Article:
The skyscraper is therefore placed within a broader framework that has as its objective, on the one hand, a significant containment of the exploitation of the land in the metropolitan area and, on the other, a substantial increase in green surfaces, involving public administrations and citizens in the planting of thousands of trees in parks, urban areas and, as in this case, on the buildings themselves.

Designed as a residential 21-floor tower, with 4 additional underground levels above a mainly commercial ground floor, Tirana Vertical Forest will rise in the city center, near Piazza Madre Teresa, one of the ends of the historic Boulevard Dëshmorët and Kombit, next to the parku i madh.

As highlighted by architect Francesca Cesa Bianchi, Project Director of the Milanese firm, the idea of the new building, which will host 105 apartments, has its origin on the theme of the façade, «overturning the convention according to which the main façade of each building is the longest, and opening wide the short side of this new Vertical Forest towards the city». Facing the blind wall of an existing building, the skyscraper, in fact, opens “like a flower” with its three green sides, thus completing the new skyline of the city.

The façade – completely made of glass and composed of floor-to-ceiling windows to allow a wide view of the city and its monuments – will host over 3,200 shrubs and bushes, as well as 145 trees. In line with Stefano Boeri’s strategy, this will create 550 m2 of green surface for the Albanian capital, increasing the biodiversity of the living species and contributing to the generation of a new urban ecosystem. The numerous plants will in fact mitigate atmospheric pollution, absorbing CO2 and fine dust on one side, producing oxygen and helping to create a healthier microclimate on the other.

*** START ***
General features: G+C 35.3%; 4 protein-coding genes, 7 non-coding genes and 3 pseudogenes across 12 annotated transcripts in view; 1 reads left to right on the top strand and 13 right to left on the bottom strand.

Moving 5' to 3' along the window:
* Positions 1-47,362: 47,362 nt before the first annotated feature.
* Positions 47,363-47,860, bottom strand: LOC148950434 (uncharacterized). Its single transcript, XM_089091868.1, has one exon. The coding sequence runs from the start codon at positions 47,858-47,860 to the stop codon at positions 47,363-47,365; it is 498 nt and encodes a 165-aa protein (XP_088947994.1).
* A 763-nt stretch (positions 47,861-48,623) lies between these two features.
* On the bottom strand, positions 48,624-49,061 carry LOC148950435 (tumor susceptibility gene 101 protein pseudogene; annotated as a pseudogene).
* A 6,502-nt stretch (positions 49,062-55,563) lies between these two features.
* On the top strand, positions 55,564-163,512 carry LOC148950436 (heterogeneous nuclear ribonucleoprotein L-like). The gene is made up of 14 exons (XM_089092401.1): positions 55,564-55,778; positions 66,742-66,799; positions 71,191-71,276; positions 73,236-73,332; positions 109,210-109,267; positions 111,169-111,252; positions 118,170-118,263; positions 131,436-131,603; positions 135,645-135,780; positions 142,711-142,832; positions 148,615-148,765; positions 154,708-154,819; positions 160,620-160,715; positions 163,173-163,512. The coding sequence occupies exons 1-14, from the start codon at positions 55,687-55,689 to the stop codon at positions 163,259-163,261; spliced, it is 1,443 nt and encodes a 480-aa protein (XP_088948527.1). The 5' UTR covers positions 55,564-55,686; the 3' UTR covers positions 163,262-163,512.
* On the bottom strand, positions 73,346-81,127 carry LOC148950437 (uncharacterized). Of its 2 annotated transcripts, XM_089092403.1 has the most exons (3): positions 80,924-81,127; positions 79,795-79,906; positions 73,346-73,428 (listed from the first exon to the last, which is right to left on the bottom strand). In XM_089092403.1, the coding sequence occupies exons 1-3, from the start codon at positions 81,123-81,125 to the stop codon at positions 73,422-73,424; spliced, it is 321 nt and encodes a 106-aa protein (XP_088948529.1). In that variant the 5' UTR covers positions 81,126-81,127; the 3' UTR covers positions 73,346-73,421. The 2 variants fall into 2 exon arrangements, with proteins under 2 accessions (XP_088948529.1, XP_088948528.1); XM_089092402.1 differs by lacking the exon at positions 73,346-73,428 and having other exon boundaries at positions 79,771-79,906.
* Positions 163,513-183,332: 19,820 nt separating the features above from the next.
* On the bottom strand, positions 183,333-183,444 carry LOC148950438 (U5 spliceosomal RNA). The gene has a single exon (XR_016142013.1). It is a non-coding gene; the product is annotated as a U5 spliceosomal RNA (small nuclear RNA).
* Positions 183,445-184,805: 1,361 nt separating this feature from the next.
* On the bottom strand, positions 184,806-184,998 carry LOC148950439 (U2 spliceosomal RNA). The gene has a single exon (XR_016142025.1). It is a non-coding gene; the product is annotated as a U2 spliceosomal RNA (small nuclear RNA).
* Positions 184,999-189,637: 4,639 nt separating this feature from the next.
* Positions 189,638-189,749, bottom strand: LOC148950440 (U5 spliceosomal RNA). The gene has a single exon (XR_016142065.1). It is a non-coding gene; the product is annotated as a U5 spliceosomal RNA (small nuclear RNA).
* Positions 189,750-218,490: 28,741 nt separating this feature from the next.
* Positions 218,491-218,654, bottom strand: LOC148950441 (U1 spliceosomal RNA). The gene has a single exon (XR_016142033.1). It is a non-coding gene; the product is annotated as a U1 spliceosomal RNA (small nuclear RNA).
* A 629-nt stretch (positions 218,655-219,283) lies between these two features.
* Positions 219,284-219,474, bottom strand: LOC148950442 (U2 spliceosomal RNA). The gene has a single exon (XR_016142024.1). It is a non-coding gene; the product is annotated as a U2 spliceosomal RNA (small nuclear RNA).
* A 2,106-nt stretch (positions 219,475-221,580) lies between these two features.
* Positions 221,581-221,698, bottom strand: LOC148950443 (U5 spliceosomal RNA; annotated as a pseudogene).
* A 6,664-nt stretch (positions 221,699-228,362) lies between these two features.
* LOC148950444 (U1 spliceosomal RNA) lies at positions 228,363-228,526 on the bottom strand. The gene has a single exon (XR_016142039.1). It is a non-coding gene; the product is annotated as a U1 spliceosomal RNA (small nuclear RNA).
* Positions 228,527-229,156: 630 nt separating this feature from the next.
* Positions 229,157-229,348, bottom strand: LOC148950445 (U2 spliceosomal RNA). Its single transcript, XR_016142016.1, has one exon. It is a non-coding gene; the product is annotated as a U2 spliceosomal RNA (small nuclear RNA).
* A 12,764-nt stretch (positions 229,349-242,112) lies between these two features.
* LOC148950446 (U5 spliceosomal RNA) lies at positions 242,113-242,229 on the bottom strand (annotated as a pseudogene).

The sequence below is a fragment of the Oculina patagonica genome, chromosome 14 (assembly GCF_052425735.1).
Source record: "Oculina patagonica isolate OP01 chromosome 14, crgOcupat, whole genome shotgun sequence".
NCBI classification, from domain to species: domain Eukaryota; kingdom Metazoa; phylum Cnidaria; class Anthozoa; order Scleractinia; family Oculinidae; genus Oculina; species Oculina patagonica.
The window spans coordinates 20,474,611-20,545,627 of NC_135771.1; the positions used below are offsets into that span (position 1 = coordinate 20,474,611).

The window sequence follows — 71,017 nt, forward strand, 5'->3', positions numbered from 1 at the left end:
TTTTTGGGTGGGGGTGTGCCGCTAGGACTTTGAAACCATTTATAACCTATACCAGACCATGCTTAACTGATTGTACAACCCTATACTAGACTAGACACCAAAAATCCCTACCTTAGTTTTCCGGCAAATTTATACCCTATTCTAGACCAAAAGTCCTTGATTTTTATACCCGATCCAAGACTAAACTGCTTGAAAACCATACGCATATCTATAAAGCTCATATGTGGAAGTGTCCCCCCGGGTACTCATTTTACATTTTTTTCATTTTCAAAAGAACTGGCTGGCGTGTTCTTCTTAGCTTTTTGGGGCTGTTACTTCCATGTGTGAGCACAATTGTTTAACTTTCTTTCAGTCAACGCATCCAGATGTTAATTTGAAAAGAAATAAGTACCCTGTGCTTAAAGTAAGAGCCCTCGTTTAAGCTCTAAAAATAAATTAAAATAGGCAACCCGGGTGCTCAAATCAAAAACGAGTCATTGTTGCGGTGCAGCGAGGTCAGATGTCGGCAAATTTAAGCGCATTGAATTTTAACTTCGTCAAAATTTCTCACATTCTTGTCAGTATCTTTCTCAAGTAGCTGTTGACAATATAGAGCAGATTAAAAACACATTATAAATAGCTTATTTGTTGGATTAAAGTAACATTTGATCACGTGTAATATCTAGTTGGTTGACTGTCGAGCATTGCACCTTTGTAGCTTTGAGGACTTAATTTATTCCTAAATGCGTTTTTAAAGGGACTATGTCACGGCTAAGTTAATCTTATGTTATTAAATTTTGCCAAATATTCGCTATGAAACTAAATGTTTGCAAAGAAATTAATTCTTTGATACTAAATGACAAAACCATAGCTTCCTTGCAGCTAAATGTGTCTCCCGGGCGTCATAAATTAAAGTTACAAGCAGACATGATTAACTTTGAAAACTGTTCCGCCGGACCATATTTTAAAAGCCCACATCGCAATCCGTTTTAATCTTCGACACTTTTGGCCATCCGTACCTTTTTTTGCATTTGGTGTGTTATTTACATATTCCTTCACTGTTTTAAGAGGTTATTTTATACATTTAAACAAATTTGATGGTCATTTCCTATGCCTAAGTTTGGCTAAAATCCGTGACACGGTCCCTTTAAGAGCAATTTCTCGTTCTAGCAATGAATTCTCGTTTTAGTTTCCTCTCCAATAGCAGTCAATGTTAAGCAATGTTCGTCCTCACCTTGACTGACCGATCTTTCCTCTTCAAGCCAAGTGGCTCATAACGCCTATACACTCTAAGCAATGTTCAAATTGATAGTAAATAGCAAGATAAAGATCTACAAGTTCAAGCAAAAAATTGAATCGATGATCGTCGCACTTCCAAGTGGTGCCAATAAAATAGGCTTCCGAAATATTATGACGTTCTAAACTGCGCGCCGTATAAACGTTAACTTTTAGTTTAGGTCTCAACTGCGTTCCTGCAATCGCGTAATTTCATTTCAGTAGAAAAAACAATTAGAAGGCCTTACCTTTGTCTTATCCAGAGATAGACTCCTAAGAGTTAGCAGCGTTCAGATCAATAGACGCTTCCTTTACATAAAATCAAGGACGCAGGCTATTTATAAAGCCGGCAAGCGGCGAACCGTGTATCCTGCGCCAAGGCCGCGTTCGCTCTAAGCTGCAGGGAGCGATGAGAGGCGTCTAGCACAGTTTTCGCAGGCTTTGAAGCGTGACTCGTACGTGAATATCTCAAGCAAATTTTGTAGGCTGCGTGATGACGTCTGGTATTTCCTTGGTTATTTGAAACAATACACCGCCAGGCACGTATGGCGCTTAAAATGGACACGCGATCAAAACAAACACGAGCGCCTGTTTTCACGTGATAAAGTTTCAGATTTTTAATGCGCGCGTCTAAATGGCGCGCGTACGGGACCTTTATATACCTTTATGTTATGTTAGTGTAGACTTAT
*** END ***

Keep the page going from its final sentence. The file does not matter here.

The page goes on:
The ecosystem that characterizes the façades of the building, composed of a Mediterranean selection of plants and bright and fragrant flowers, reflects its Albanian context: «Tirana is a Mediterranean capital, which is why for the first Albanian Vertical Forest we have chosen different essences typical of this particular ecosystem; shrubs characterized by a very vivid green color and brightly colored yellow and violet flowers, as well as scented plants, like myrtle and rosemary», said the landscape architect Laura Gatti.

Moreover, Stefano Boeri is also realizing several other buildings in Tirana, including three schools and a block of offices that will resemble a multifaceted golden cube. There is no doubt that one of the many faces of Tirana is now the one molded by the Italian architect, who, little by little, is reshaping the city from head to toe, this time making it high and flourishing.


Stefano Boeri Architetti

Tirana Vertical Forest

Gener 2 Sh.p.k.

Tirana, Albania

Project Year

Architecture and Design
Partner: Stefano Boeri
Project Director: Francesca Cesa Bianchi
Project Leader: Paolo Russo

Project Team
Daniele Barillari, Jacopo Colatarci, Elisa Versari, Andrea Zucchi, Shilong Tan

Engineering consultant: SCE Project
Structural engineer: LEAL-CSE sh.p.k.

Botanic consultant: Studio Laura Gatti

Additional Functions
MEP Consultant: ESA engineering
Executive design: SCE Project
Hydraulic system design: Ing. Artan Dersha
Mechanical system design: “GENER2” Sh.p.k., Ing. Diana Brahaj
Electrical system design: Zavalani Consulting Sh.p.k.
Fire protection system design: Ing. Artan Dersha
Local architect: Gener 2 Sh.p.k.

Image credits

Stefano Boeri Architetti